BIGGS et al. v. HERIOT et al.
Kathryn and Ben Biggs d/b/a K.B. Construction, Inc., appeal the trial court's order granting the application for final judgment filed by Kirk and Janet Heriot. The Heriots purchased a home built by the Biggses and later filed a demand for arbitration seeking damages for alleged construction defects. The arbitrator found in favor of the Heriots, and the award allowed the Biggses to pay the damages in monthly installments. The court confirmed the award by entering a consent order submitted by the parties which incorporated the arbitrator's award. In their application for final judgment, the Heriots asserted the Biggses were in default of the award as confirmed in the consent order and sought a judgment on the remaining balance plus interest. The Biggses contend the trial court erred in granting the Heriots' ex parte application for final judgment (1) without affording the Biggses notice and an opportunity to be heard; (2) based on an erroneous finding that the Biggses were in default; and (3) in an amount which allowed the collection of interest on the costs of the arbitration, in addition to interest on the principal amount of damages. Because the trial court erred in granting ex parte the Heriots' application for final judgment, we reverse.
The Heriots contend the Biggses were not entitled to notice of their application for final judgment and a hearing because the arbitrator's award provided that upon default and failure to cure default within the time allowed, “then the entire principal amount remaining shall be immediately due.” The Heriots further rely on language in the consent order confirming the arbitration award, as follows:
In the event [the Biggses] fail to fully comply with the [a]ward, then upon application by [the Heriots] and a showing that [the Biggses] have failed to so comply, a final judgment shall be entered in this matter in favor of [the Heriots] and against [the Biggses] for the full amount of the [arbitration] [a]ward left unpaid at that time.
The Heriots contend that “no hearing was required” by the terms of the award and the order. This court, however, does not sanction
the holding of ex parte hearings, except in the case of extraordinary matters such as temporary restraining orders and temporary injunctions. In other judicial hearings, both parties should be notified of the hearing with an opportunity of attending and voicing any objection that may be properly registered.
(Citation and punctuation omitted.) Anderson v. Fulton Natl. Bank, 146 Ga.App. 155, 156, 245 S.E.2d 860 (1978). See OCGA §§ 9-11-40(b) (on reasonable notice to the parties, a trial court may try and determine issues for which a jury trial is not required or has been waived); 9-11-60(f) ( “Reasonable notice shall be afforded the parties on all motions.”).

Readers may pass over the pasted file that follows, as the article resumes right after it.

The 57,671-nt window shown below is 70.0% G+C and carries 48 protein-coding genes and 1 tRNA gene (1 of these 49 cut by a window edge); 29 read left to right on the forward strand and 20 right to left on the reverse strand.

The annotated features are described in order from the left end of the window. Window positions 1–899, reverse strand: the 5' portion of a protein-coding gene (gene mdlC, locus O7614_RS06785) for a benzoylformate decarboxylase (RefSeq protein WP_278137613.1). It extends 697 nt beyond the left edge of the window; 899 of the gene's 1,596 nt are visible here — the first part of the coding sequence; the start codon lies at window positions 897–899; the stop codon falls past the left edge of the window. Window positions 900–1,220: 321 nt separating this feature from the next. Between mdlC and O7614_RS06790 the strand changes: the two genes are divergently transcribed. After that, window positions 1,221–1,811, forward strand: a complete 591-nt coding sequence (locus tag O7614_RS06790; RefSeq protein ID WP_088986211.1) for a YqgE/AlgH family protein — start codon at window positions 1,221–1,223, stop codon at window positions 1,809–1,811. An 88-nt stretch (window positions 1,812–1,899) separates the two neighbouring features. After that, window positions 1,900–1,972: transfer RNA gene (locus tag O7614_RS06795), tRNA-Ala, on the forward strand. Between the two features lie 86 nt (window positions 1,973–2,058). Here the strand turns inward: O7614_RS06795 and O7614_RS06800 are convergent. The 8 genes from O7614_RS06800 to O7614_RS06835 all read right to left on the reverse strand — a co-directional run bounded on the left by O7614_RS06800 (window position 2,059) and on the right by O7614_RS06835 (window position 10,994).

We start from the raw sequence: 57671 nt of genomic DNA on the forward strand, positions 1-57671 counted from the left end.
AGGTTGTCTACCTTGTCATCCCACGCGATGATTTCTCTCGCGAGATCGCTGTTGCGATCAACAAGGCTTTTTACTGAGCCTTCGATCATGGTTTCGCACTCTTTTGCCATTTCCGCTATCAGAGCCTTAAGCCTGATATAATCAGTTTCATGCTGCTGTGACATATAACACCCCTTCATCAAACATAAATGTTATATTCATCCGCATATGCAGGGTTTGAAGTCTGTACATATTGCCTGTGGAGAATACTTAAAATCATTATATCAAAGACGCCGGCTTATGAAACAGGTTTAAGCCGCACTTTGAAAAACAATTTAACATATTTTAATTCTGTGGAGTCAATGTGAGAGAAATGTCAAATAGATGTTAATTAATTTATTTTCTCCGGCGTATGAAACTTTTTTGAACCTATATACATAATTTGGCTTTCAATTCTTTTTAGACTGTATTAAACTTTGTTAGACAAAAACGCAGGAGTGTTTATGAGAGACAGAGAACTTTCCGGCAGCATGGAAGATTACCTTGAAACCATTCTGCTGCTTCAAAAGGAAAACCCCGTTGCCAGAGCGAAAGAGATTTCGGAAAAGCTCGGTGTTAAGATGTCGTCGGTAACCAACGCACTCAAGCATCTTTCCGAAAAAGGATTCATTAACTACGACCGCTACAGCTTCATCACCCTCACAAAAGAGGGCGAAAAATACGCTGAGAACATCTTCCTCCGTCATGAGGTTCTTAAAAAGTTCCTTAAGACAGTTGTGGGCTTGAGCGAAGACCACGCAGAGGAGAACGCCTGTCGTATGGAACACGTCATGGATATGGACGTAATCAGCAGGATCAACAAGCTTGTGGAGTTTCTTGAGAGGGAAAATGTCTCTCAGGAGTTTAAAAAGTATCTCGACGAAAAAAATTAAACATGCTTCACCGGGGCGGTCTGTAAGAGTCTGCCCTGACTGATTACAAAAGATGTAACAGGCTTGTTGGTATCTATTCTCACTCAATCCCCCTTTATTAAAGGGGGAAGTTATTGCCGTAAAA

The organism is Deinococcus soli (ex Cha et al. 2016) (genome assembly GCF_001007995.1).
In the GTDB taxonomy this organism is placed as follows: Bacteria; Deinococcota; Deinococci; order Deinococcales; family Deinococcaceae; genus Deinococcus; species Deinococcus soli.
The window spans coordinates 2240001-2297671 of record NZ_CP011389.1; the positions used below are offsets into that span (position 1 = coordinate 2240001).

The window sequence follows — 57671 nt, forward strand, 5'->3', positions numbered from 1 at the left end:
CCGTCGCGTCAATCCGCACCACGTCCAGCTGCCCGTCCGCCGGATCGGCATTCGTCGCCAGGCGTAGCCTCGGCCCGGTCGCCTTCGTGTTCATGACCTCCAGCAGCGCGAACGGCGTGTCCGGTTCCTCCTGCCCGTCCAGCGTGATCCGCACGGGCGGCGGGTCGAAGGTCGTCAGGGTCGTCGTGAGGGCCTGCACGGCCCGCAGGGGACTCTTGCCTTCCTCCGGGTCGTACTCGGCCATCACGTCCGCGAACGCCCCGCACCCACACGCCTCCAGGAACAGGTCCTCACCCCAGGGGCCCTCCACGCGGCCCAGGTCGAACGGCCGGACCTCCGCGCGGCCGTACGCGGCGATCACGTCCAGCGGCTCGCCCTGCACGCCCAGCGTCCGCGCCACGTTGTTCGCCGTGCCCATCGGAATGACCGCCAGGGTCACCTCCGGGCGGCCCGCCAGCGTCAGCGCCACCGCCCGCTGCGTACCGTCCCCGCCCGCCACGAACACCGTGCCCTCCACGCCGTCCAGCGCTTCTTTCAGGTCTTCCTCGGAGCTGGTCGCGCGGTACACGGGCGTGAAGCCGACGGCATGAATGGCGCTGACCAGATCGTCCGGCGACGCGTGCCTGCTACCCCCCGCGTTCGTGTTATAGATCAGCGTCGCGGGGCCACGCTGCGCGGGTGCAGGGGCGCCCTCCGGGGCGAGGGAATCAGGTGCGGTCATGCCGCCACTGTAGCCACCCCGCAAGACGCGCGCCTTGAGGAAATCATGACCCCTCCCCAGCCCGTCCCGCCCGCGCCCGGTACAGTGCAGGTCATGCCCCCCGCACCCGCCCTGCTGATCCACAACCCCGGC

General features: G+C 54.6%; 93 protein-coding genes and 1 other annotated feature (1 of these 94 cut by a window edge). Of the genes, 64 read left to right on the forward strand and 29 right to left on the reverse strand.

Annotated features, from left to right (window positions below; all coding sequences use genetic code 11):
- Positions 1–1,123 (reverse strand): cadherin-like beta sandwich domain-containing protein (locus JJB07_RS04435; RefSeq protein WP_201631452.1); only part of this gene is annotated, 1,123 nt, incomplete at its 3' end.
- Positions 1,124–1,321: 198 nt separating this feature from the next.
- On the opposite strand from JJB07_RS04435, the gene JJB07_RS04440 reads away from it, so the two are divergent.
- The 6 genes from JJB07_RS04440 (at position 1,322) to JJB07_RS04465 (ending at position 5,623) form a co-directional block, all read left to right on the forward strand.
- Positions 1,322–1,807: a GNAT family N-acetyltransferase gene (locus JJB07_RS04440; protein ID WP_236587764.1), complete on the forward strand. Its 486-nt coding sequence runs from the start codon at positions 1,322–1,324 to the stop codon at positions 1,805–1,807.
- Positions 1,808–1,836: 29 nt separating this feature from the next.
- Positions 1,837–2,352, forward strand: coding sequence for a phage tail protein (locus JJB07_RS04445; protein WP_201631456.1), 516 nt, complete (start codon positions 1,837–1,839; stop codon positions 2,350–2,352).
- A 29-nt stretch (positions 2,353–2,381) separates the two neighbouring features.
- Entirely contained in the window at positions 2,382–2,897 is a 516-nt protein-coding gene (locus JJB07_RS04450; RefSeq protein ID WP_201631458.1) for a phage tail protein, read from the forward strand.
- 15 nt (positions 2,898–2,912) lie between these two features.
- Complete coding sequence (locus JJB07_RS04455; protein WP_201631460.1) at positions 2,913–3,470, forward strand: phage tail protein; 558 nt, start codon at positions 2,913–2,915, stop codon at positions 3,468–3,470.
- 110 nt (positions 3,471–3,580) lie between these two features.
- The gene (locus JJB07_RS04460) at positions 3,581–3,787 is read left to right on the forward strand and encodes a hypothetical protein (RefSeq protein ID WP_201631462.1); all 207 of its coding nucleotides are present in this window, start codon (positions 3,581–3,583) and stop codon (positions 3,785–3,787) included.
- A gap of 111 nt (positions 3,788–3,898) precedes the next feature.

In this case, the trial court accepted the Heriots' averment that the Biggses violated the award and consent order by making payments after the first of the month without adding “accrued interest” to cure the default. The Biggses contend they complied with the provision in the award allowing them to cure a default by tendering payment by the fifteenth of the month. Even assuming default, the Biggses contend the Heriots calculated the award incorrectly by including interest not just on the principal amount of the award but also on the portion of the award representing costs of the arbitration proceedings. See OCGA § 9-12-10 (“No part of the judgment shall bear interest except the principal which is due on the original debt.”).
Due process requires a mechanism by which the court, rather than a litigant, determines based on objective information whether the litigant is entitled to the relief requested. See Killmaster v. Killmaster, 208 Ga.App. 449, 452(2)(a), 430 S.E.2d 817 (1993). We hold the trial court erred in accelerating the debt and entering judgment without giving the Biggses an opportunity to object to the Heriots' application and to present evidence and legal argument in support of their position. On this incomplete record, it is inappropriate for this court to consider whether the consent order, incorporating the arbitrator's award, is ambiguous as to the method for curing a default and, if so, whether the Heriots correctly construed the agreement in declaring a default. Accordingly, we reverse the judgment and remand for further proceedings consistent with this opinion.
Judgment reversed and case remanded.
JOHNSON, P.J., and RUFFIN, J., concur.